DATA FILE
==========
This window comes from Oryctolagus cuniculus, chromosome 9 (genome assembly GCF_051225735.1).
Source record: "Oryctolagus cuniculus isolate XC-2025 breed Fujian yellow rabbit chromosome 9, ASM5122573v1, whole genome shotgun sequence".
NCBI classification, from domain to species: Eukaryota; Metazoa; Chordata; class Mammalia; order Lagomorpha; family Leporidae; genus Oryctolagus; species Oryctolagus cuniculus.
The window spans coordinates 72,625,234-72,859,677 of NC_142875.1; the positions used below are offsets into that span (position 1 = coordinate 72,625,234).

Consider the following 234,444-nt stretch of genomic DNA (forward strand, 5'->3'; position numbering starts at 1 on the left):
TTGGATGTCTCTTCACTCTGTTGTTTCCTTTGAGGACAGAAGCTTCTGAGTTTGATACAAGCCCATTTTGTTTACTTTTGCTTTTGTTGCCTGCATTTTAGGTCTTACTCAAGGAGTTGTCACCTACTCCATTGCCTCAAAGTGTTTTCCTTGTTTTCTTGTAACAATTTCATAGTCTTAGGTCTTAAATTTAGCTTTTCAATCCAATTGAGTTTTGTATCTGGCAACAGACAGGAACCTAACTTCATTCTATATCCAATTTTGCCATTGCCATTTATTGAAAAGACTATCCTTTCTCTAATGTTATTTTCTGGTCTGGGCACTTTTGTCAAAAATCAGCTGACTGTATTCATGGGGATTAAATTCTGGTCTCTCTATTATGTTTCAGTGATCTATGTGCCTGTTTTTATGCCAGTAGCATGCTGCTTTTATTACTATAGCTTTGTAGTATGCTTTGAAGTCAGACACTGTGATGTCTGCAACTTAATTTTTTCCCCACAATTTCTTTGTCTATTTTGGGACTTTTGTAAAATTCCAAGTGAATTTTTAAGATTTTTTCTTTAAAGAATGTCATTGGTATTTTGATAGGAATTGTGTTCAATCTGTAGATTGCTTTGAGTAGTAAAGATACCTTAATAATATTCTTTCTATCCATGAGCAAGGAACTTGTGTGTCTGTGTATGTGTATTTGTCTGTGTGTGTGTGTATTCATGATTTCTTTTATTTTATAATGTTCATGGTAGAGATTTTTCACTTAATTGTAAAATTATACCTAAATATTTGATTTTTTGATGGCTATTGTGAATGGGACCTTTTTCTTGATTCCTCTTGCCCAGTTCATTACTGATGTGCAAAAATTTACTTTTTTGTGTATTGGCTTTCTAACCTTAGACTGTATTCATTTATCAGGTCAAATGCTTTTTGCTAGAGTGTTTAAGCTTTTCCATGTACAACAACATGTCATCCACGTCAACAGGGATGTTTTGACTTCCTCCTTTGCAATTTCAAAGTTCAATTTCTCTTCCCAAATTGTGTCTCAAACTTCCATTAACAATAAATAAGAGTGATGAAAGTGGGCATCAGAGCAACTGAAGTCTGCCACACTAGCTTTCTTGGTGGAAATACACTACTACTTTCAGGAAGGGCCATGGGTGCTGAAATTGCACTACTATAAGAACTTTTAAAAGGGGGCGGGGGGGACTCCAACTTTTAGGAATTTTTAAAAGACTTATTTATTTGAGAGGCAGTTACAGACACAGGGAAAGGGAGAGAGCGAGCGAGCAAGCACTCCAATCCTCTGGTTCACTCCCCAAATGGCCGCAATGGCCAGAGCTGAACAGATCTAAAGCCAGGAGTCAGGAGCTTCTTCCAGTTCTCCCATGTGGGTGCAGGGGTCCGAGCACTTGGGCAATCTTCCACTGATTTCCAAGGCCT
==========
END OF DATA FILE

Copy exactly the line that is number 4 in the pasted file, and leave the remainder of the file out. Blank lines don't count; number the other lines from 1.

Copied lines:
The window spans coordinates 72,625,234-72,859,677 of NC_142875.1; the positions used below are offsets into that span (position 1 = coordinate 72,625,234).